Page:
A 'Dream' deferred and a 'deadly' switch

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By Tom Kirvan

By all official accounts, the 19th annual Woodward Dream Cruise on August 17 was a monumental success, offering compelling testimony of the power still present under the Motor City’s hood.

An estimated 1.3 million spectators reportedly lined the 16-mile route between Pontiac and Ferndale, the city on the northern edge of Detroit that gave birth to the Dream Cruise festivities.

Attorney Lyle Russell, a man who played a supporting role in launching the rolling classic car festival nearly two decades ago, was not present for this year’s version of the event. He was some 265 miles away in the wilds of Leelanau County, perhaps enjoying thoughts of what might have been.

The backstory to the Dream Cruise could pain Russell, a Waterford-based attorney specializing in business, business litigation, and white-collar criminal defense work. He was, after all, one of the “founders” of the event, although he prefers to heap the lion’s share of the credit on the late Nelson House.

“I was the attorney for a small group of individuals who were invited by Nelson House, a Ferndale plumber, to discuss and, if agreed, to organize a fund-raising event to take place only in Ferndale,” recalls Russell, who graduated from the University of Detroit School of Law. “We met at the old Elks Club on Woodward and 9 Mile Road, sipped a beer or two, and commenced to discuss an idea that Nelson had.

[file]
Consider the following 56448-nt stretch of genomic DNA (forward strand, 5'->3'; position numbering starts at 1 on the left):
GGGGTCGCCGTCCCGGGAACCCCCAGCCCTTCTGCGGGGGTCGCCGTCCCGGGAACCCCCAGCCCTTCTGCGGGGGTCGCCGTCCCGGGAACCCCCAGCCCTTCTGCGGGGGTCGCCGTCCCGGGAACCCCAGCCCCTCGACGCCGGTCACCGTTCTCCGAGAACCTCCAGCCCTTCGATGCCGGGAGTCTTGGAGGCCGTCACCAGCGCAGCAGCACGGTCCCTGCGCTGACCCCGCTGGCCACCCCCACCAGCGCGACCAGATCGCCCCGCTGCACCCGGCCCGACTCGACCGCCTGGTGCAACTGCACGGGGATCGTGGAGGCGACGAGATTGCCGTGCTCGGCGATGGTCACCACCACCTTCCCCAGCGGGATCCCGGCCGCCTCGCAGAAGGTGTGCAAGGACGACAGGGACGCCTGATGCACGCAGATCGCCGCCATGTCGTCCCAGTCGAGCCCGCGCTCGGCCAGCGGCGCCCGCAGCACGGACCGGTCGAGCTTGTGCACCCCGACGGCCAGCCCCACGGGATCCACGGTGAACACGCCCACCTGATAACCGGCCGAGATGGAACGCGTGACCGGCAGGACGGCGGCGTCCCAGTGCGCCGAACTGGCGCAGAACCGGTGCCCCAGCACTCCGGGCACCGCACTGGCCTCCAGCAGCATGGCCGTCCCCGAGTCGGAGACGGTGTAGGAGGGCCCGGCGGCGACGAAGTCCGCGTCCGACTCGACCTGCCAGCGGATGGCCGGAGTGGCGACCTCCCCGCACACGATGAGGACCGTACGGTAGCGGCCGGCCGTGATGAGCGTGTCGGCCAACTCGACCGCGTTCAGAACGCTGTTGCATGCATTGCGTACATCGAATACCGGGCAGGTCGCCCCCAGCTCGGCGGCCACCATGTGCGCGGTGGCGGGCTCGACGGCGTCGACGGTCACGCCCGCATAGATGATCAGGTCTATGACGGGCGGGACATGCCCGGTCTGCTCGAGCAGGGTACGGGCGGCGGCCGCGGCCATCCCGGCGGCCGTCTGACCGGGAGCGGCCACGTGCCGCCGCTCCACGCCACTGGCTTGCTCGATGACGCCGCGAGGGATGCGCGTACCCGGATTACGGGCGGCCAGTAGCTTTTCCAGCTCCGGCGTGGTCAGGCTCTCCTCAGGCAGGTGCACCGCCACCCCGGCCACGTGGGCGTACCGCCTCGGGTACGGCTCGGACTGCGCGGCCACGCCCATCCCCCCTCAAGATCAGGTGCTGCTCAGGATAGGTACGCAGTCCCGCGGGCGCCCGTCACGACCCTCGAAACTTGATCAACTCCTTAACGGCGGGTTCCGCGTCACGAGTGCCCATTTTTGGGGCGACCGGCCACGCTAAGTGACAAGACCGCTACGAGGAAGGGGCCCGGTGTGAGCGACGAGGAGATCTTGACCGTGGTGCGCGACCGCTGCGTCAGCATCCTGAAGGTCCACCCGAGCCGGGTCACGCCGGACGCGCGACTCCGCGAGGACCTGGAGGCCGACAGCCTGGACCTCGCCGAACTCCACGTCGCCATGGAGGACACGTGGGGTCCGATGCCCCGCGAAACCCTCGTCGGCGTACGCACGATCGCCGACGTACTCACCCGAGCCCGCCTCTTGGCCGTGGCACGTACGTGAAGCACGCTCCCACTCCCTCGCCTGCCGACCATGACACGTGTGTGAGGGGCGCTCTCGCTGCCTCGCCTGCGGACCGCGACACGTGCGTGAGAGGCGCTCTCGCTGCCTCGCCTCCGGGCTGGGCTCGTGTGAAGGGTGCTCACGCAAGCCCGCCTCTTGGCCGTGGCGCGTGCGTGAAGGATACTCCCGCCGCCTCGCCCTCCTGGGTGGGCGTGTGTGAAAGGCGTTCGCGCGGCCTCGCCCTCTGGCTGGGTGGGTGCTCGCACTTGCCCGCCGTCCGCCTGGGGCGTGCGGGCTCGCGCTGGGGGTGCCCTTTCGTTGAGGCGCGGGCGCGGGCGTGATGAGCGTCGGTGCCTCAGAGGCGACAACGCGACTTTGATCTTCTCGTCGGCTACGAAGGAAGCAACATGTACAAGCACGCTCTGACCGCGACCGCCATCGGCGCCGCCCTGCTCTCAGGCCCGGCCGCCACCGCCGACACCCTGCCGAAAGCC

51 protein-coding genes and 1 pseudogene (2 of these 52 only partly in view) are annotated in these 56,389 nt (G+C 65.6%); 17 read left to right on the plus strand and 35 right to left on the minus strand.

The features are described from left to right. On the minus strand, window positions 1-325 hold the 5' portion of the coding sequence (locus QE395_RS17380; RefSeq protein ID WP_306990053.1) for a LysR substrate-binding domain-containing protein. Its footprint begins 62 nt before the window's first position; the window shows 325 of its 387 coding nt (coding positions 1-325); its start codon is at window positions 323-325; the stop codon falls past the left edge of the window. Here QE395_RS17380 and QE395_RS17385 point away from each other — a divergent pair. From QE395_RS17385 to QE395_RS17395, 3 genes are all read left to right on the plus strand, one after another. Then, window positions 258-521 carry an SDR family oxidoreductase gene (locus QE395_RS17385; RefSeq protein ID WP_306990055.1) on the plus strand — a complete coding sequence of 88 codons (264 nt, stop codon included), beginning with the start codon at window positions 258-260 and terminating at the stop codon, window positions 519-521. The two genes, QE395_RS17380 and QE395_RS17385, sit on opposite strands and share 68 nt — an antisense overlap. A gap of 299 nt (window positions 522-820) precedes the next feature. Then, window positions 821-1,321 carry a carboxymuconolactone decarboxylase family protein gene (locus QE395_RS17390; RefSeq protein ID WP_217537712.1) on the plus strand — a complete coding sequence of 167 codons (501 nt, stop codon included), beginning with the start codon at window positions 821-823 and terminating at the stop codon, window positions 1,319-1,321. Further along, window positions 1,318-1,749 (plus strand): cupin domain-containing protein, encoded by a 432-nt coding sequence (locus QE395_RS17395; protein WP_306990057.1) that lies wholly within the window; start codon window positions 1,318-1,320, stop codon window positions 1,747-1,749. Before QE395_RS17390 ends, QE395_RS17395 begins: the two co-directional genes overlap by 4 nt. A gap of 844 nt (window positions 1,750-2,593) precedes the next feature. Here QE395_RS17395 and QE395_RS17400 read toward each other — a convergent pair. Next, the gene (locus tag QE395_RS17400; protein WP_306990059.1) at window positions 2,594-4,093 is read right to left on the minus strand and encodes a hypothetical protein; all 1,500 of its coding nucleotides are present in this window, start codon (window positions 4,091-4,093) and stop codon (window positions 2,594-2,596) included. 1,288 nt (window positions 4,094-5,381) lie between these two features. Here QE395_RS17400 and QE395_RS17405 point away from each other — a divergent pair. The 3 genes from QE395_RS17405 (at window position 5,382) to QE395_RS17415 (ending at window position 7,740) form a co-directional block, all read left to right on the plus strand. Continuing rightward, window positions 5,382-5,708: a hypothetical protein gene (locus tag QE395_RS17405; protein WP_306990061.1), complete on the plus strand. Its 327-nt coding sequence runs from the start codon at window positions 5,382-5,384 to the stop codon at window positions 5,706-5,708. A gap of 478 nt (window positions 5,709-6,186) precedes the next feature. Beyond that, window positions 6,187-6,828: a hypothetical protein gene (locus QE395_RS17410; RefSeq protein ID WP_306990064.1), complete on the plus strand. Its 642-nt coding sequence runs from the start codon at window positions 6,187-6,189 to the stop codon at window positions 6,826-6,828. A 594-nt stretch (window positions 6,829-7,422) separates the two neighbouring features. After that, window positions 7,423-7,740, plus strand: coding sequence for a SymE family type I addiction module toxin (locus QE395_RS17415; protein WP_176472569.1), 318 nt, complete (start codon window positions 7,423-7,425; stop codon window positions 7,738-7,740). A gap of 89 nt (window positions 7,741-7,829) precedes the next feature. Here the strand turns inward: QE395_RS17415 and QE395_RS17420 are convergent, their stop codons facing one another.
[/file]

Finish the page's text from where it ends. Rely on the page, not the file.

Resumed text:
“I’m a bit uncertain about the year, but believe it was in the early ‘90s,” says Russell. “Nelson’s idea was to parade vintage cars up Woodward Avenue, and use proceeds from entry fees and sales to rebuild city parks so that the local kids would benefit from them. We discussed the possibility that the parade of cars might generate enough enthusiasm to get all the way to Royal Oak, maybe 11 and Woodward, but were somewhat skeptical that it would amount to much due to liability concerns by the City of Ferndale.”

House, according to Russell, was a “community activist in the finest sense of the term,” whose sole motivation in organizing the original meeting was for the “betterment of Ferndale.” Another key player in the organizational efforts, Russell says, was Robert Turner, a district court judge in Madison Heights.

The Dream Cruise seed, watered by the small band of organizers at meetings in various “local establishments,” quickly germinated, turning into a made-in-America phenomenon that serves as a mid-August reminder of the best in automotive ingenuity, design, and engineering. For the past 19 years, it has brought car-lovers by the hundreds of thousands to a weekend place of worship, fueled in part by various high-octane brews.

Historically speaking, that’s the good news. The flip side, Russell admits, is like “finding a winning lottery ticket a year after it has expired,” the promise of untold riches painfully slipping away.

“Had any of us had the foresight to consider what the event might turn into, we could easily have licensed it and used the proceeds to benefit many kids in southern Oakland County,” Russell reflects.  “We were all thinking small and local, and failed to see the unbelievably deep vein of nostalgia, nationalism, and capitalism that seems to have propelled the event into something no one could have imagined. 

“I am also very glad to see it showcase U.S. cars in the aftermath of the recent bankruptcies of GM and Chrysler,” he adds. “If Nelson House had lived to see it, I think it would have thrilled him to realize the positive impact this has had on the Detroit Metro area.  Of course, he would also have had a few words about the people who set up lawn chairs along Woodward Avenue starting about Memorial Day, and appear to stay there until the Cruise is finally over, but basically, he was a modest guy who set in motion something that was initially a completely unanticipated success for the Detroit area.  He never sought credit for originating the idea, and I never heard him express regret for our lack of foresight.